Honoring Black History: Mind, Body, Spirit
ALBUQUERQUE, NM (KRQE) — A high-profile athlete was unable to graduate with his classmates because of the color of his skin, his name is Owen Smaulding. Known as one of Albuquerque High’s greatest athletes, he accomplished great things despite facing racism and oppression. “He’s one of those people I like to address when we talk about tradition here at Albuquerque High School,” said Tim Johnson, AHS football coach.
Owen Smaulding lives on at Albuquerque High and has a plaque with pictures in his honor. Smaulding dominated in track and field, basketball, baseball and soccer at 5ft 11in and 170 pounds. His talent at fullback helped defeat the University of New Mexico in 1917. Tim Johson explains that even as an athlete, he’s not sure he could have played basketball and soccer or even track and baseball at the same time without getting exhausted tells you what kind of athlete he was mentally and physically.
Smaulding set many records, with seven touchdowns in an unbeaten season, eight state lane records, and one that has lasted nearly 40 years is his 10-second, 100-yard dash in 1918. In his three years he accumulated 17 first places, scored 107 points in three consecutive encounters and even surpassed entire teams. “I think the only two people that come to mind when I think of these types of athletes who can do anything are Jim Brown and Bo Jackson,” Johnson says.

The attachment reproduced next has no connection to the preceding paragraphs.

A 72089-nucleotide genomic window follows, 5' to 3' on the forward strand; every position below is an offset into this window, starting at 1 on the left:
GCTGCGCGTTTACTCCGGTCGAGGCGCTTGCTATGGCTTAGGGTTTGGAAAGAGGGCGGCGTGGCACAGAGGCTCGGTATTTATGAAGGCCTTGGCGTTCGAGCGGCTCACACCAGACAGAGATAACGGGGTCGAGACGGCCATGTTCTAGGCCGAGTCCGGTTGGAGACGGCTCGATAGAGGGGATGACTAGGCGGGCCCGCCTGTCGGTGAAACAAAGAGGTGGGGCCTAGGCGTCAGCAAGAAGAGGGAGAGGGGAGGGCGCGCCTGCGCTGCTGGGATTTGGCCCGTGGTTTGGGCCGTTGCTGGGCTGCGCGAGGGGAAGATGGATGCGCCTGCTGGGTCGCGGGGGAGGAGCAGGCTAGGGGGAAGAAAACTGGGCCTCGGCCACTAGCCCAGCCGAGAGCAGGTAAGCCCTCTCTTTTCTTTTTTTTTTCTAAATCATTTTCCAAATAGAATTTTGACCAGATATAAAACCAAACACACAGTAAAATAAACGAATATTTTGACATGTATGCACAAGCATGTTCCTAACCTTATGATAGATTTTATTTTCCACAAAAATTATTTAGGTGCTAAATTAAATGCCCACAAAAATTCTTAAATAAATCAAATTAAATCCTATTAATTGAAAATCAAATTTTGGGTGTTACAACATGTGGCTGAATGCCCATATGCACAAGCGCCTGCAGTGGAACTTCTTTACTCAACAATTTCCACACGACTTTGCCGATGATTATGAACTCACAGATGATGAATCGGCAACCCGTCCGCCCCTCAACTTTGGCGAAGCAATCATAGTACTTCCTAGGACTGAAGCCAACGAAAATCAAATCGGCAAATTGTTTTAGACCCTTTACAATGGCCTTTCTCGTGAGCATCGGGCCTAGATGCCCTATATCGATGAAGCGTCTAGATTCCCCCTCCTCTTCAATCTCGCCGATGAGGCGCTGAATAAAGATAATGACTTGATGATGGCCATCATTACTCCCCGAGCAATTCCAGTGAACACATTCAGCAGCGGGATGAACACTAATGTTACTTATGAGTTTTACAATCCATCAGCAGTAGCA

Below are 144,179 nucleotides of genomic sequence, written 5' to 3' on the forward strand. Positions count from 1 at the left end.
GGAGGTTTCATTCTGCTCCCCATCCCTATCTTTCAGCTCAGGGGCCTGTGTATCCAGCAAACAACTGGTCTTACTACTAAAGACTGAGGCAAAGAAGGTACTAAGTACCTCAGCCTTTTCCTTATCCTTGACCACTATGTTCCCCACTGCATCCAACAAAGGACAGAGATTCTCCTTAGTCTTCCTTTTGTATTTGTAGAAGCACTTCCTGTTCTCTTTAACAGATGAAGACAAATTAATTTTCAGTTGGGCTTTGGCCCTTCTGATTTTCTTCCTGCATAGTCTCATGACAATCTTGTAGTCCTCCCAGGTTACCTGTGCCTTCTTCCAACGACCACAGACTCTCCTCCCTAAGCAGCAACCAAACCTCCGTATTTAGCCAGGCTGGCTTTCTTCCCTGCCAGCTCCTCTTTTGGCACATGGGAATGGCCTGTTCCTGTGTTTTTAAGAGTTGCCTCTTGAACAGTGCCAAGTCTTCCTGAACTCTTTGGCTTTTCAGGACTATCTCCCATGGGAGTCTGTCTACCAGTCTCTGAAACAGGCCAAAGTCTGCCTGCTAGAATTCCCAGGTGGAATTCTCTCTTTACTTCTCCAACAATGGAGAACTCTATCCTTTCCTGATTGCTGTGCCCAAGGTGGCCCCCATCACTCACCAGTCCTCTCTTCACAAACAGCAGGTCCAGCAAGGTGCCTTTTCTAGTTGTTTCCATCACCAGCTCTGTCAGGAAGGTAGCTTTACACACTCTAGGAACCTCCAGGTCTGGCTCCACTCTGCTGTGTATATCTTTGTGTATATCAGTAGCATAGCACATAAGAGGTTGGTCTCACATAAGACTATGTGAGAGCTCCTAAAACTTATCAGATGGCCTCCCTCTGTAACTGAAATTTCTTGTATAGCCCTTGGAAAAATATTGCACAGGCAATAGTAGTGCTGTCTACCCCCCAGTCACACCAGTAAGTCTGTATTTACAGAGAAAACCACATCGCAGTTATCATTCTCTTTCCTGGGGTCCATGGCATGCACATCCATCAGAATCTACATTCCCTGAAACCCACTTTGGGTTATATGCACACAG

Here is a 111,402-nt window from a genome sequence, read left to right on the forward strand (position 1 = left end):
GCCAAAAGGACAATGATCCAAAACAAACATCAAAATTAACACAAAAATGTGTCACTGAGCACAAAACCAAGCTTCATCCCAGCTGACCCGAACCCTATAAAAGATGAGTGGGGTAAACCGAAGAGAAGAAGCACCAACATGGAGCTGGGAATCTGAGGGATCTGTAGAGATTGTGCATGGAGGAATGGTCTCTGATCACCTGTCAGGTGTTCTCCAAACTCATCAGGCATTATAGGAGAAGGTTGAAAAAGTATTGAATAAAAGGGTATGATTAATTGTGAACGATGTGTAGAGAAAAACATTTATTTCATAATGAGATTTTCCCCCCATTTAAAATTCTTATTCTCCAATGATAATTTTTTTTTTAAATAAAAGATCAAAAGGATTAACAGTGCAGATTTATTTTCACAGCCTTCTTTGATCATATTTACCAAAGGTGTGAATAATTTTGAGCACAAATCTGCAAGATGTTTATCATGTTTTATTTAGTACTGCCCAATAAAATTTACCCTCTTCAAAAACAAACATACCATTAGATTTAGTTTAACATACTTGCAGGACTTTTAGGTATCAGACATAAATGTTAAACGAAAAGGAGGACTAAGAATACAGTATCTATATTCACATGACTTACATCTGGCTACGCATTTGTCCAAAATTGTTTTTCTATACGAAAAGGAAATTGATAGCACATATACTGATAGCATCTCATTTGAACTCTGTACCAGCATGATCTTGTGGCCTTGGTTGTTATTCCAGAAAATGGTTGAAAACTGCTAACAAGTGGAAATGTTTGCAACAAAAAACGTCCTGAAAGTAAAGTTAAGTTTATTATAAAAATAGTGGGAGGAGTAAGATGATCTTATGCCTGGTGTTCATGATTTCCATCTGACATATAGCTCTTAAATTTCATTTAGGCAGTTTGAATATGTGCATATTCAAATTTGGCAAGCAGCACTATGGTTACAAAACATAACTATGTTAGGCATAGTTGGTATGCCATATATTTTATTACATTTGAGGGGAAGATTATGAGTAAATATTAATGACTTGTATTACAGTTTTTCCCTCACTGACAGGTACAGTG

Smaulding achieved all of this in his junior year, but he was eligible to compete in his senior year, having enrolled late from conscripting and serving in the Army for five months during his junior and senior years. This resulted in his teammates not attending the state meet because they all agreed it was unfair. “That would educate you about his character and what he means to those around him,” Johnson explains.
Smaulding went to college, where he developed a love for baseball and formed a connection with Negro League Baseball, playing for three teams in five seasons while banned from playing in the major leagues. This leaves everyone wondering what could have been if they could play.
Owen Smaulding eventually retired from baseball and taught in Jackson, Mississippi for five years, then ran a printing company in Chicago. In 1961, Smaulding died at the age of 65, and Albuquerque High honored him by naming him an All-Time Athlete of the Class of 1919. They named their high school “The Smaulding Center” in 1977. He was also inducted into the New Mexico Sports Hall of Fame in 1989.